Everyone has their own techniques for dealing with the constant stream of news. For Noell, the answer is channeling her energy toward the issues she cares about most. She founded Vote! Grapevine, a grassroots organization focused on registering people to vote in her Dallas suburb, and she's since used her activism as an outlet for her post-election stress.
"I’ve had to focus on one or two issues and completely ignore everything else," Noell, 77, tells Bustle. "The busier Vote! Grapevine is, the more it keeps me from thinking about some of the other things that are going on." Noell now spends about 20 hours a week building up an army of volunteer voter registrars, networking with other organizations, and speaking about redistricting efforts.
Kyra Reed, a 23-year-old reproductive rights activist and former NARAL Pro-Choice America fellow, similarly tries to combat emotional exhaustion by staying focused on reproductive justice issues. "It's overwhelming to try to do everything," she says. "I used to try to shut my emotions off and approach issues from a very neutral place to avoid seeming like I was behaving too emotional, but now I've learned to embrace it and make it work for me."
For Chicano, when it comes to managing the anxiety she feels creep up any time the topic of immigration arises, she swears by breathing exercises. She also made the life-changing decision to move to New York City to go back to school for economics and be closer to the organizing efforts she hopes to join. Studying has become both a medium to further her activist ambitions and a distraction from politics.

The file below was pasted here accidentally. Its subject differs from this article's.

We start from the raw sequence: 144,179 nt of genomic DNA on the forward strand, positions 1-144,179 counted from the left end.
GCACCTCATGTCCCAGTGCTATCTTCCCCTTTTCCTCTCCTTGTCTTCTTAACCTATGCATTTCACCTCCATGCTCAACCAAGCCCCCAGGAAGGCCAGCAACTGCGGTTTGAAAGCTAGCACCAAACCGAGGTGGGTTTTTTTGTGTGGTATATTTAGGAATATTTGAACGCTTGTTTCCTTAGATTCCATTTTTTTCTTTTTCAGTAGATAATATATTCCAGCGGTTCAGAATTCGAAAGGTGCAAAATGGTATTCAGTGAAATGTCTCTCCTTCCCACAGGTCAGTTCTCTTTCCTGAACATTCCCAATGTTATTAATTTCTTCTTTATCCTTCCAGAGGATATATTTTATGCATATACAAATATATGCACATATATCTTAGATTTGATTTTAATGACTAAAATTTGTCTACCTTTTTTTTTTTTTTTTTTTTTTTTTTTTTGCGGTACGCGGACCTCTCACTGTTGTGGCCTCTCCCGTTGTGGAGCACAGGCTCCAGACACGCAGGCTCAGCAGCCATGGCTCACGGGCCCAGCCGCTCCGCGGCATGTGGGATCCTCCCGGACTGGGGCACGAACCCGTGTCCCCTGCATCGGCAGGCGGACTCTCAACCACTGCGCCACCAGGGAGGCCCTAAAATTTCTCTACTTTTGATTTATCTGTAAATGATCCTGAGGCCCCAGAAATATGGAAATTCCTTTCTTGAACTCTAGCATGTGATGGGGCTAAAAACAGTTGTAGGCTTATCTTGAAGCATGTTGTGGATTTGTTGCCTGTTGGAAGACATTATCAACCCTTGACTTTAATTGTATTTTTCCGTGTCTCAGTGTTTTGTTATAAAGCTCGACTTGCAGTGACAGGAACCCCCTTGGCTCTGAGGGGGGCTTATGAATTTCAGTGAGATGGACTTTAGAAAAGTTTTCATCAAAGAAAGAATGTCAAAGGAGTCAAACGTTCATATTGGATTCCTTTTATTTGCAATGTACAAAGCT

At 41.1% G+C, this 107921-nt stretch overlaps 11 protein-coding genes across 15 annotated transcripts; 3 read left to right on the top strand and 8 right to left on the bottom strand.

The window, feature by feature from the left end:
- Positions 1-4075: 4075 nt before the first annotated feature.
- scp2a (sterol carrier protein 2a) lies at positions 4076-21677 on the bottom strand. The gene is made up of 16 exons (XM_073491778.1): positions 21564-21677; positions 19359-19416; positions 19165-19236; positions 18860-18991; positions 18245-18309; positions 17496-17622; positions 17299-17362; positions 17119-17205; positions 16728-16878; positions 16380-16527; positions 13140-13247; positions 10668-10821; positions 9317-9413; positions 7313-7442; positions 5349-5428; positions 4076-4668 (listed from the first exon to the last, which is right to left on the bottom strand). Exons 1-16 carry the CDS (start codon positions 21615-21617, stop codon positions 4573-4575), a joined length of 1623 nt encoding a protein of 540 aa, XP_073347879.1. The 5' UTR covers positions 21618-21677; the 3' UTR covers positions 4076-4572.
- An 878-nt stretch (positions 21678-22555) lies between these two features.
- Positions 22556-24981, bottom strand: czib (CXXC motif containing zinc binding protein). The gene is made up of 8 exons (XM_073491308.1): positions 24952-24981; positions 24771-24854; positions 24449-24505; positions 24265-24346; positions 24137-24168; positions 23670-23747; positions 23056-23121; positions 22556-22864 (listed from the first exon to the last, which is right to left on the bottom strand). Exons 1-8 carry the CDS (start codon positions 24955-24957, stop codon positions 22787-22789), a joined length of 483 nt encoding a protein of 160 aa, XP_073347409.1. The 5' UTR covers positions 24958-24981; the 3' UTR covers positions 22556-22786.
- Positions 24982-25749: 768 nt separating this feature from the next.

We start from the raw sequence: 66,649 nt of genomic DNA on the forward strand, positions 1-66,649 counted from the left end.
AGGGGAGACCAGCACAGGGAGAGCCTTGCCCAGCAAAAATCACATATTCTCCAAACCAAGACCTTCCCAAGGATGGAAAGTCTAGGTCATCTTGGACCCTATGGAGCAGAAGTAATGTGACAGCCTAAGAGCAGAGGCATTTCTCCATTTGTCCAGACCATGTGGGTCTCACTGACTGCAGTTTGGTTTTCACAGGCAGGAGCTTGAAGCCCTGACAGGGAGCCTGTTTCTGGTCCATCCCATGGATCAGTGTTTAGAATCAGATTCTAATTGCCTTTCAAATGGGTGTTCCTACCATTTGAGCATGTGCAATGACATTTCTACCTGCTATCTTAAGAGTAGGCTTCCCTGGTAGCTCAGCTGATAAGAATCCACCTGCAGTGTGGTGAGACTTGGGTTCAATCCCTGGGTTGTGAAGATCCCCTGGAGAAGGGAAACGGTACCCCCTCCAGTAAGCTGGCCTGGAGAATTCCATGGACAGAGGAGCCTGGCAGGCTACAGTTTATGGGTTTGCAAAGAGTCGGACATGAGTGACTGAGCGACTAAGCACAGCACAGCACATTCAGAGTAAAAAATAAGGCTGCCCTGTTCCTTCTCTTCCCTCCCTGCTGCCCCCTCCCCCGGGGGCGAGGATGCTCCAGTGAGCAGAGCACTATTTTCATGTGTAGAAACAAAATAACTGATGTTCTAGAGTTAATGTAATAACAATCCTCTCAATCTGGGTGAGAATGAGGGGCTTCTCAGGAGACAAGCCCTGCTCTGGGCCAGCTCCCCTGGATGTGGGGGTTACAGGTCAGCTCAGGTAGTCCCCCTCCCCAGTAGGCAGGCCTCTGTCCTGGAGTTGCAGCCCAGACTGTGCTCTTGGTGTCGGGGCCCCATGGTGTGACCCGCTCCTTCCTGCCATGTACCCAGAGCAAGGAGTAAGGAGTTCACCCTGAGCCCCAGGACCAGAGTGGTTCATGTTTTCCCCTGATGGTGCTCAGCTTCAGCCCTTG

"The drive to finish school and to finish my degree is what keeps me going because ultimately I want to be able to use my education to help other people," she says.
Of course, channeling stress into work can only go so far. The term "self-care" may have become a cliché used to sell face masks, but its overuse doesn't cheapen the idea of taking care of yourself. As feminist writer Audre Lorde once said: "Caring for myself is not self-indulgence, it is self-preservation, and that is an act of political warfare."
When Reed starts feeling overwhelmed by the seemingly constant attacks on reproductive rights in America, she turns off her phone and focuses on herself for the day. "It looks different every time," she says. "Sometimes it's a spa day, a hike, or a day spent at home watching Netflix. After the election, self-care was driving to Krispy Kreme with my friends and just talking about how we feel."
A year out from the monumental Women's March that sparked an unprecedented rise in political activism, female activists still have tough fights ahead. But while the stress and anxiety shows no signs of stopping in 2018, activists are harnessing that tension to fuel their efforts to make change.
"I know how it feels to be helpless, to be silenced, and to have no rights, so turning all that emotion into activism is the best way to go," Chicano says, noting that a breathing exercise every now and then helps. "I feel like a lot of women need that right now."